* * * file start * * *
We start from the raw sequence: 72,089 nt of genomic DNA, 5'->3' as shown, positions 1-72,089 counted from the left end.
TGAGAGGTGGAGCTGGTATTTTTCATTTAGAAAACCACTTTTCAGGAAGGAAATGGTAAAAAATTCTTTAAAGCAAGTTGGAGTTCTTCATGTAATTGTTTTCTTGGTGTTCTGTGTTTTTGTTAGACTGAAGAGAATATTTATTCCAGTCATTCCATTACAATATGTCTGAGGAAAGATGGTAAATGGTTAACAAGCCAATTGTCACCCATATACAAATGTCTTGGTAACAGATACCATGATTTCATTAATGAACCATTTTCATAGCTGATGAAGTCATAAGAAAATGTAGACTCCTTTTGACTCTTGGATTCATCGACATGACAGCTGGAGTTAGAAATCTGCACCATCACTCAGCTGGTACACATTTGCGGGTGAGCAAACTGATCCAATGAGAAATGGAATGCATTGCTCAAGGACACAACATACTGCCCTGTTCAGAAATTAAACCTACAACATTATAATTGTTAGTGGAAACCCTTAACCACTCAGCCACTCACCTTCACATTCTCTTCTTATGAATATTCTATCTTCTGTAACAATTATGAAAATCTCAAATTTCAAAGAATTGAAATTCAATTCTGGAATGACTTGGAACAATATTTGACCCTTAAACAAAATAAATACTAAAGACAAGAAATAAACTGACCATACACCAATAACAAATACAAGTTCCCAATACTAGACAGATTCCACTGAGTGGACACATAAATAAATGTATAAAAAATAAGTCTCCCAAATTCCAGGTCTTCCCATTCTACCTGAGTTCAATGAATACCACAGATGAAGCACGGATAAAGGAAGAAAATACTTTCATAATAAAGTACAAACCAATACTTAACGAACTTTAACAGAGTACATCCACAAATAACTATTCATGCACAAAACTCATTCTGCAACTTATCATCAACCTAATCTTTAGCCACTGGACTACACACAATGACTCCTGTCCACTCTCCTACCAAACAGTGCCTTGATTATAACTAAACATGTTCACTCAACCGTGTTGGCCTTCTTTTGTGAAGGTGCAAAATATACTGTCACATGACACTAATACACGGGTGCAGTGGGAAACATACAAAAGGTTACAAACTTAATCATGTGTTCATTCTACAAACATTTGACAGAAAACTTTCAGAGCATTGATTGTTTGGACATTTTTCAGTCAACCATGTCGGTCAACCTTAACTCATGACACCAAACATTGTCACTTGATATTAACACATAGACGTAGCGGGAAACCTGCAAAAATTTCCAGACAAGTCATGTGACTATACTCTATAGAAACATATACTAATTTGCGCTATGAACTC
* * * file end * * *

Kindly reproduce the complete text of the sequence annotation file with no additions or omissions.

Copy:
We start from the raw sequence: 72,089 nt of genomic DNA, 5'->3' as shown, positions 1-72,089 counted from the left end.
TGAGAGGTGGAGCTGGTATTTTTCATTTAGAAAACCACTTTTCAGGAAGGAAATGGTAAAAAATTCTTTAAAGCAAGTTGGAGTTCTTCATGTAATTGTTTTCTTGGTGTTCTGTGTTTTTGTTAGACTGAAGAGAATATTTATTCCAGTCATTCCATTACAATATGTCTGAGGAAAGATGGTAAATGGTTAACAAGCCAATTGTCACCCATATACAAATGTCTTGGTAACAGATACCATGATTTCATTAATGAACCATTTTCATAGCTGATGAAGTCATAAGAAAATGTAGACTCCTTTTGACTCTTGGATTCATCGACATGACAGCTGGAGTTAGAAATCTGCACCATCACTCAGCTGGTACACATTTGCGGGTGAGCAAACTGATCCAATGAGAAATGGAATGCATTGCTCAAGGACACAACATACTGCCCTGTTCAGAAATTAAACCTACAACATTATAATTGTTAGTGGAAACCCTTAACCACTCAGCCACTCACCTTCACATTCTCTTCTTATGAATATTCTATCTTCTGTAACAATTATGAAAATCTCAAATTTCAAAGAATTGAAATTCAATTCTGGAATGACTTGGAACAATATTTGACCCTTAAACAAAATAAATACTAAAGACAAGAAATAAACTGACCATACACCAATAACAAATACAAGTTCCCAATACTAGACAGATTCCACTGAGTGGACACATAAATAAATGTATAAAAAATAAGTCTCCCAAATTCCAGGTCTTCCCATTCTACCTGAGTTCAATGAATACCACAGATGAAGCACGGATAAAGGAAGAAAATACTTTCATAATAAAGTACAAACCAATACTTAACGAACTTTAACAGAGTACATCCACAAATAACTATTCATGCACAAAACTCATTCTGCAACTTATCATCAACCTAATCTTTAGCCACTGGACTACACACAATGACTCCTGTCCACTCTCCTACCAAACAGTGCCTTGATTATAACTAAACATGTTCACTCAACCGTGTTGGCCTTCTTTTGTGAAGGTGCAAAATATACTGTCACATGACACTAATACACGGGTGCAGTGGGAAACATACAAAAGGTTACAAACTTAATCATGTGTTCATTCTACAAACATTTGACAGAAAACTTTCAGAGCATTGATTGTTTGGACATTTTTCAGTCAACCATGTCGGTCAACCTTAACTCATGACACCAAACATTGTCACTTGATATTAACACATAGACGTAGCGGGAAACCTGCAAAAATTTCCAGACAAGTCATGTGACTATACTCTATAGAAACATATACTAATTTGCGCTATGAACTC